People talk about Klamath River salmon, or Rogue River salmon, as though every river has its own unique species. But isn't a salmon a salmon? So they die out in a particular river—it's not like they're extinct. Can't we throw some new salmon in there and call it good?  —Animal Logic

Cut the salmon some slack; their love lives are among the dullest in the animal kingdom. Females lay their eggs in a hole. The males come along and fertilize them. It's like swimming 900 miles upstream to masturbate over a used tampon.

There are, in fact, scientific reasons for wanting to preserve individual runs of salmon besides "they're salmon, and you're an Oregonian." (That said, in the future please employ the customary tone of hushed reverence when speaking of our mighty Fish-God.)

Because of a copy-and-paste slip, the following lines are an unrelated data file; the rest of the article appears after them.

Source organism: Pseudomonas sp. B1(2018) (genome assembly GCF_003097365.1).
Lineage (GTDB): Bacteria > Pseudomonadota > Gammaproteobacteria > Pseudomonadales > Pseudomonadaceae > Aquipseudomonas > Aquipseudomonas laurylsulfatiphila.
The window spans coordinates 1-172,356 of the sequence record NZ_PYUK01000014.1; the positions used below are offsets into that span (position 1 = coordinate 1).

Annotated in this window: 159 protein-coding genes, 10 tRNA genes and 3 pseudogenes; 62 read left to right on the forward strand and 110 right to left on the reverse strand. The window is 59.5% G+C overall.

"Because every river system is different, the salmon in those rivers are different," says Sam Mace, Inland NW director of Save Our Wild Salmon. "Their genetics are special. You couldn't throw Willamette River salmon in the Snake and expect them to make the journey."

It's true that losing one particular run of salmon is not the same as losing a whole species, but their populations need as much genetic diversity as possible if they're going to survive the rigors of a changing climate. Think of it as losing an arm in a world where someday, every car may be a stick shift.

The loss of a particular salmon run doesn't have to be permanent, though; Mace says there are cases of salmon returning to rivers once the stressors that drove them away (usually hydroelectric dams) are removed. Salmon claim this is why they favor nuclear power, though most observers believe they're just looking for an excuse to mutate to enormous size and have the last laugh.